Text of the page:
Strategy, a Useful Buzzword

July 30, 2021

The board is meeting this morning. The future of the company is on the line. What will they be discussing? Strategy, of course. But what does this mean? Most workers who frequent a corporate setting have heard the word, but few understand exactly what it is and what it's not. They are sure of something, though: the C-Suite always talks about it.

But what does "strategy" mean? According to Roger L. Martin, strategy adviser, " is the making of an integrated set of choices that collectively position the firm in its industry so as to create sustainable advantage relative to competition and deliver superior financial returns". Let's break this up.

  • Set of choices: it includes or excludes paths of action based on the future, which makes it a kind of planning.
  • Collectively: it has to be cohesive, that is, all items have to function as a whole.
  • Position the firm: it is a high-level initiative. For big companies, this means only executives get to do it.
  • Create sustainable advantage relative to competition: a bit repetitive, since it's part of the previous point (positioning).
  • Deliver superior financial returns: in fact, they need not be financial.

Here is a simplified definition: strategy is a general plan on how to win, where winning usually means creating more profit or growth for a company. I won't be the first person to link strategy to chess. In this game, strategy means deciding whether we will play defensively or aggressively, or whether we want an open or closed game (open games are the ones with fewer pawns). On the other hand, tactics are specific sequences of moves that create an immediate advantage.

Apple's strategy includes being an innovative company. Launching a new product is a tactic, instead.



Excuse me, but "proactive" and "paradigm"? Aren't these just buzzwords that dumb people use to sound important? Not that I'm accusing you of anything like that... I'm fired, aren't I?

It is hard to do research on the topic of strategy without falling into empty feel-good posts. "Strategic" is an overused buzzword. By calling themselves strategic, people are trying to convey that they can think see the big picture and plan long-term. But most of them, in fact, never had a say in the future of a company.

The problem with some words becoming buzzwords, such as "leadership" and "strategy", is that that overuse dilutes meaning. If everything is important, nothing really is, and now everyone seems to be "strategic".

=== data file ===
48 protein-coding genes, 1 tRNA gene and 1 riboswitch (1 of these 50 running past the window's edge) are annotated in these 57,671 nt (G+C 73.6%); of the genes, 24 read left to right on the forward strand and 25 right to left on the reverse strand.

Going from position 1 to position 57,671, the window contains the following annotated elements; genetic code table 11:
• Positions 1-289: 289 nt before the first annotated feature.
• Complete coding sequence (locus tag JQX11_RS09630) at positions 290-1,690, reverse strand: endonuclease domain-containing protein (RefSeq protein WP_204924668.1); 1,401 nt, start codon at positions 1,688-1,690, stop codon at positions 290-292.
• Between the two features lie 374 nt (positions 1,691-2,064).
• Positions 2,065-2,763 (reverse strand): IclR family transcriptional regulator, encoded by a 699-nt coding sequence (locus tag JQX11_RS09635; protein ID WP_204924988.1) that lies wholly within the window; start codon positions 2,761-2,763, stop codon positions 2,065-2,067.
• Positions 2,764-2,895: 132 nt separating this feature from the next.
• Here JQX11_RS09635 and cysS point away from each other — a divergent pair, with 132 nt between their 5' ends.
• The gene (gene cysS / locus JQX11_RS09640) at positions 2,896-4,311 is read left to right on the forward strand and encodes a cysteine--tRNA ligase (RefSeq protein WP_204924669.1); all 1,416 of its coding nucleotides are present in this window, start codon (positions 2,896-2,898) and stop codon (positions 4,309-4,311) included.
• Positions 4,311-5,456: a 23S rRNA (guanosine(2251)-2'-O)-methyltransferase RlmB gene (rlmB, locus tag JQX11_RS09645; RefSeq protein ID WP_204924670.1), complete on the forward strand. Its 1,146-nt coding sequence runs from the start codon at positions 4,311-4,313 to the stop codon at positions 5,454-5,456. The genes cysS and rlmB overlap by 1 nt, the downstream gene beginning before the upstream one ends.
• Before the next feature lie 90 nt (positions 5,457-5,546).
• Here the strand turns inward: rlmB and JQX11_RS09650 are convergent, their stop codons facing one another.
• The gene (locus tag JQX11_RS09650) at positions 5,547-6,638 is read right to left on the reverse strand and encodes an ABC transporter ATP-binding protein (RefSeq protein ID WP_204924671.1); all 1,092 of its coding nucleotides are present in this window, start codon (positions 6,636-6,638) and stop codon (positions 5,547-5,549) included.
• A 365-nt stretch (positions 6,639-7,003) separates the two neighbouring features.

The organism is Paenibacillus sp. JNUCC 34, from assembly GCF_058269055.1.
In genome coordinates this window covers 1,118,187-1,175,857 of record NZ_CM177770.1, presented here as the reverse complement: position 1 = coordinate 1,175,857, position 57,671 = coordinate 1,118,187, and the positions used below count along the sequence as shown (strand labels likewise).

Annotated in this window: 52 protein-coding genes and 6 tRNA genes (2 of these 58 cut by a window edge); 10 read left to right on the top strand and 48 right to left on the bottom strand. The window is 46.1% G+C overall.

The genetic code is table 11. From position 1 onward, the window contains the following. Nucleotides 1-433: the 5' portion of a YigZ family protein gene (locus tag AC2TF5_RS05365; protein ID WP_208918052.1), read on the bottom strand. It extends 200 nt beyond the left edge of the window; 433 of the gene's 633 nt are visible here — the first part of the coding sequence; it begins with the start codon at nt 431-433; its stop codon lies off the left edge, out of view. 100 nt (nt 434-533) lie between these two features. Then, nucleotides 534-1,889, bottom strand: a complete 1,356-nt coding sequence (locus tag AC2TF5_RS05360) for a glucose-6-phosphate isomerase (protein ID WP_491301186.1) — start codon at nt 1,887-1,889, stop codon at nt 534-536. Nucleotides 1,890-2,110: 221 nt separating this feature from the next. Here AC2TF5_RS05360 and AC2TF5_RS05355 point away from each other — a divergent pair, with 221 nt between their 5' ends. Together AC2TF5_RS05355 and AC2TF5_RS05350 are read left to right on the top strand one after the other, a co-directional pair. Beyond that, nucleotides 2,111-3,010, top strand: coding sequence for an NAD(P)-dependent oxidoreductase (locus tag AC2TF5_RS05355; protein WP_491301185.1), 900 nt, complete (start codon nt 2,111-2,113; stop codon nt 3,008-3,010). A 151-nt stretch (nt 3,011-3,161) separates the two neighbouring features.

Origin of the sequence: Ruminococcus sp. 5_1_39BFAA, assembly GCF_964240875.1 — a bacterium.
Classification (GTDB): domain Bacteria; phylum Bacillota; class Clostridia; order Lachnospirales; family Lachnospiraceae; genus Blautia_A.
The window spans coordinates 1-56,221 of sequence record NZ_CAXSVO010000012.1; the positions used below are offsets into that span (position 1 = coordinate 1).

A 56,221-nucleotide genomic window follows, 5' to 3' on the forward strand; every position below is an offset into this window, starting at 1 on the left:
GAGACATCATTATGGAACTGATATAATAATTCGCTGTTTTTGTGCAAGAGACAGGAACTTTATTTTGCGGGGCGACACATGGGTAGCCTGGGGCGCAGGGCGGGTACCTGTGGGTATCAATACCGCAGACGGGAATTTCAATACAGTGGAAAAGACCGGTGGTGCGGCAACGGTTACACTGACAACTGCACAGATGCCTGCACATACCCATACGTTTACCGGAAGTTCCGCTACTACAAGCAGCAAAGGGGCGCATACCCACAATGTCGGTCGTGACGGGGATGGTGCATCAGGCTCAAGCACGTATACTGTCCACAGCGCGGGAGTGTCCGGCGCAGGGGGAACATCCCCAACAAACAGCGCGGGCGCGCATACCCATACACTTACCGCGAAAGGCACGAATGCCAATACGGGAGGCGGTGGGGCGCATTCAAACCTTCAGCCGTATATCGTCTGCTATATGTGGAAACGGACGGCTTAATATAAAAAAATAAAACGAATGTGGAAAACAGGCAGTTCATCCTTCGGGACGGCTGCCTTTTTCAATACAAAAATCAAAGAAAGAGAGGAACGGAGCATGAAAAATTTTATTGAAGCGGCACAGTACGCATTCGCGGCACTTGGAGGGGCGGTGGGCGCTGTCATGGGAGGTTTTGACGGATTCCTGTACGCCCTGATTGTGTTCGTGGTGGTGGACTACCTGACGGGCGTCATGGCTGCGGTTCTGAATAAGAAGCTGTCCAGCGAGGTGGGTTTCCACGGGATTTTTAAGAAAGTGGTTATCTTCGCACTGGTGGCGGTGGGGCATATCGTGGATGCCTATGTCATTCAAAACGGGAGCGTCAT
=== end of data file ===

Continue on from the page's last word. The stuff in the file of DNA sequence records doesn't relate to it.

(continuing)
Strategy Goldilocks

As the word "strategy" losses its meaning, some of it ends up being too specific. People waste time planning a highly detailed course of action for a future they cannot foresee. As Dan Gardner writes in his book, Future Babble: "They’re wrong a lot, those experts. History is littered with their failed predictions. Whole books can be filled with them. Many have been.". Many a strategy document became obsolete as soon as it left the board room and hit the hard wall of reality.

As Mike Tyson said, "Everybody does have a plan until they get punched in the mouth". A good strategy, instead, will survive getting punched in the mouth at least a couple of times. It will be general enough to include this possibility.

The other side of the coin, strategy becoming too broad, is just as bad. When it is so generic that it leaves no decision out of the table, it serves no purpose. For example, it is not helpful if a company's strategy is only to "be innovative", because almost any decision can be considered innovative if properly worded.

This creates a Goldilocks effect: the amount of specificity in the strategy has to be just about right. Not too specific, but not too general. Roger L. Martin, for example, recommends keeping it one to five pages long and covering goals, market, positioning, resources, and processes.

Is It Worth It?

With all its caveats, it can be valuable to sit down, with a team or alone, and decide how to handle the chaotic future. A strategy, even if not perfect, can help make better decisions, assign resources where needed, and align people towards a common goal. After all, nobody panics when things go "according to the plan".

LinkedIn Buzzwords

Simpsons Wiki - George Meyer

Don't Let Strategy Become Planning

Future Babble